The night bus from Kathmandu (KTM) in the direction of Taplejung officially left at 4 pm – 20 minutes past 4 we were at the bus station, as the taxi was held up by one of the daily demonstrations. For me it meant stress, because I didn’t want to sit around in KTM for another day unnecessarily. So I threw all my luggage out of the car on a pile as fast as possible to reach the bus. While we checked the taxi driver in, my netbook was lying on top of my backpack next to the two photo bags – when I took a second look, it was gone. Instead a boy, maybe 12 – 14 years old with a small black bag under his arm, was walking 30 m away. Of course I immediately screamed through the crowds of people – for an outside observer this must have been a picture for gods. Just before I had caught up with him, he dropped the bag and ran on. That was just as well. Since I already had a relatively high blood pressure before because of the traffic jam, it was quite possible that he would have remembered this theft attempt all his life.
When I returned to the luggage with the loot in my hand, there was already a crowd of people gathered there. At the same time, for the first time on this journey, I was glad not to be alone. Then I would not have been able to run after this boy, because the danger would have been too great that the rest of my luggage would have been gone when I returned. Anyway, thanks to Wang CChu, all my stuff was still there and we left KTM on time with 2 ½ hours delay.
After one change and a 26 h bus ride we left the bus in Phidim – about 5 h before our destination Taplejung – early. Already before the departure in Kathmandu I had got the intestinal infection back, which got worse and worse during the bus ride. After I could hardly sit for the last hours in the bus because of nausea, cramps and painful burning in the gastro-intestinal area, I immediately went to the district hospital there.
My own antibiotic had not worked, so I was given two more via infusion. At this time, an average of 3 minutes was needed for any liquid or solid food to pass through my body. Therefore there was enough liquid through the veins next to a pain killer, which relieved the pain very well. After several hours of treatment and equipped with medication for the next 5 days I was allowed to leave the hospital. I especially liked the doctor’s statement that I can start my tour as soon as I feel better.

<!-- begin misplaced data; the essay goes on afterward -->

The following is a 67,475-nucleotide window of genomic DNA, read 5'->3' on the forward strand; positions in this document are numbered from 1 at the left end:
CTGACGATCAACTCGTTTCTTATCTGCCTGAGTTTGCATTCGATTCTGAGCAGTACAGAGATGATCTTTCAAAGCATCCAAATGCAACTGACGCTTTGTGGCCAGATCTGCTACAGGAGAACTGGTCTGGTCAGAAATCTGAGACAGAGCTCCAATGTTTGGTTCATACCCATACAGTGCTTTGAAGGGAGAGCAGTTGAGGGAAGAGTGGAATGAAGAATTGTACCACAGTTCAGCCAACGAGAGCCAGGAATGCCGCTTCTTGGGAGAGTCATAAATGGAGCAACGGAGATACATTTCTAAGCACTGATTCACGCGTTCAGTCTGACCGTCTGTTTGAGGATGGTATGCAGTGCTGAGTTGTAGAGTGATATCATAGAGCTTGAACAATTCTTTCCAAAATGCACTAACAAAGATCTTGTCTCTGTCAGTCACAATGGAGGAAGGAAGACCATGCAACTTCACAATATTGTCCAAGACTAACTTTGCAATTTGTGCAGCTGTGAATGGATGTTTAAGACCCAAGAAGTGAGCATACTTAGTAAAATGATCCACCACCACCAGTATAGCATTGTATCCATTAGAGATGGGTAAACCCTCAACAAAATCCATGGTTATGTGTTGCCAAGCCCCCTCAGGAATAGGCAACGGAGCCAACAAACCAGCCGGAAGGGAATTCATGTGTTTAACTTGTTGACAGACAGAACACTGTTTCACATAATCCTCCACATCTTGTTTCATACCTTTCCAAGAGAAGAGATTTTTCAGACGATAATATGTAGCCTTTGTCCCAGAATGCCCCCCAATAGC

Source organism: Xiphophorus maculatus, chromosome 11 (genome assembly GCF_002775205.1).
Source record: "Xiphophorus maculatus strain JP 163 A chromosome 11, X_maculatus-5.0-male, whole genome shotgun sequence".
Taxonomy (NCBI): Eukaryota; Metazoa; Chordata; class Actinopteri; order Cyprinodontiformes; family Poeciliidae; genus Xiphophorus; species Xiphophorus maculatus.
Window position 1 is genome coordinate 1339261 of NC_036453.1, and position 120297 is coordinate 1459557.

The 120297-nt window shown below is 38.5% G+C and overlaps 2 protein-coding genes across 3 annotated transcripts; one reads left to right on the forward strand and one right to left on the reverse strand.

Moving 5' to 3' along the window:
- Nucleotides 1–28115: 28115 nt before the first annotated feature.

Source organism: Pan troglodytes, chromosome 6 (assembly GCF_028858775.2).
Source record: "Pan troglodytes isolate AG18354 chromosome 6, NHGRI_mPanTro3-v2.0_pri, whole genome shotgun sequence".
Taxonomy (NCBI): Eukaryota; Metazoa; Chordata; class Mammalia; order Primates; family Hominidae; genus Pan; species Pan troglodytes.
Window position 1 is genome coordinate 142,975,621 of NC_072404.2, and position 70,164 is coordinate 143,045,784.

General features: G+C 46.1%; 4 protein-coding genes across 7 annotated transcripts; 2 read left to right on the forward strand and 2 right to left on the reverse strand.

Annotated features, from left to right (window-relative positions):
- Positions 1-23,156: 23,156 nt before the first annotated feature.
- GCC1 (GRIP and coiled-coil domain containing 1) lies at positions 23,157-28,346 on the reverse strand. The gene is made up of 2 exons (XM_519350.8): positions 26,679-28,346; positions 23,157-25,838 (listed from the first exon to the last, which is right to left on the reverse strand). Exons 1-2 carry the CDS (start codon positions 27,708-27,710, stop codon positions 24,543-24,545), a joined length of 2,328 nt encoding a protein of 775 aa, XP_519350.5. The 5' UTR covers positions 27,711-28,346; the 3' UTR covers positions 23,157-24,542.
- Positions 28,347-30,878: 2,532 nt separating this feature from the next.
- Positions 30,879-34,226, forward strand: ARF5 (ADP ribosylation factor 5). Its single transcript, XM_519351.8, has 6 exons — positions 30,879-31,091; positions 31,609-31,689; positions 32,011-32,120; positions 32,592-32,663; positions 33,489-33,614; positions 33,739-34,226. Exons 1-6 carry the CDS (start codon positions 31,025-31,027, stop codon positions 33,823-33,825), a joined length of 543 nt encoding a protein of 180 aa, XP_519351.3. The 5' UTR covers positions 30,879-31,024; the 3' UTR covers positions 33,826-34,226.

The morning after the following day, 27.4. at 7:30am, our backpacks were strapped on and we left Taplejung on foot in the direction of Kanchenjunga – Base – Camp. The infection was so far under control, the body feeling throughout pleasant – so nothing more stood in the way of our march northwards. The weight on the back was distributed equally between the two of us, gasoline and food for about 7 days was in our luggage. Since neither of us is unionized, we decided to start with 8 – 10 h daily stages right from the beginning.
The first 4 days to Ghunsa, at an altitude of about 3.500m, one walks in a constant up and down narrow gorges and valleys along different rivers.
Until Sukathum, about 2 day’s march from Taplejung, you are in the area of the Limbhus, a Hindu ethnic group that lives here in small settlements and is more like the people of the Terrai’s, i.e. the southern plains of Nepal or the north of India than the Buddhist Sherpas and Tibetan people further north in the mountains.
From the temperatures it is still very pleasant. Only the daily rain that starts in the early afternoon makes sure that we actually never reach our goals for the day but have to stop early. Despite early starts – mostly around 6:30 in the morning – we hardly get more than 8 hours walking time.
Food is provided on the way. Some huts along the route are also tea houses, you can get simple Nepalese food like Dhal-Bhat (lentils & rice), potatoes and Chinese noodle soup from the package (you can get it everywhere). Meat (goat, sheep or yak) is generally not available for me as a regional vegetarian in this area.